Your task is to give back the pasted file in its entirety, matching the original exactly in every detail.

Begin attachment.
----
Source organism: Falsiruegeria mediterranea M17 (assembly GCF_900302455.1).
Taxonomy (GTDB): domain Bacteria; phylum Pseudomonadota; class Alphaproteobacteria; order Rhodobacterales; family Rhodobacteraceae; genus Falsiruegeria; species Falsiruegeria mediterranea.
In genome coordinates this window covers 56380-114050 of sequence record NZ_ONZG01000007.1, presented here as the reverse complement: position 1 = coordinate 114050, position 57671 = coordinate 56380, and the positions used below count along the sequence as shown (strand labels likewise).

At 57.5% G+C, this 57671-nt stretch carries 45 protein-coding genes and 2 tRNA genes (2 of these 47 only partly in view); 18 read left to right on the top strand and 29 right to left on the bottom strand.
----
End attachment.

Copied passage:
Source organism: Falsiruegeria mediterranea M17 (assembly GCF_900302455.1).
Taxonomy (GTDB): domain Bacteria; phylum Pseudomonadota; class Alphaproteobacteria; order Rhodobacterales; family Rhodobacteraceae; genus Falsiruegeria; species Falsiruegeria mediterranea.
In genome coordinates this window covers 56380-114050 of sequence record NZ_ONZG01000007.1, presented here as the reverse complement: position 1 = coordinate 114050, position 57671 = coordinate 56380, and the positions used below count along the sequence as shown (strand labels likewise).

At 57.5% G+C, this 57671-nt stretch carries 45 protein-coding genes and 2 tRNA genes (2 of these 47 only partly in view); 18 read left to right on the top strand and 29 right to left on the bottom strand.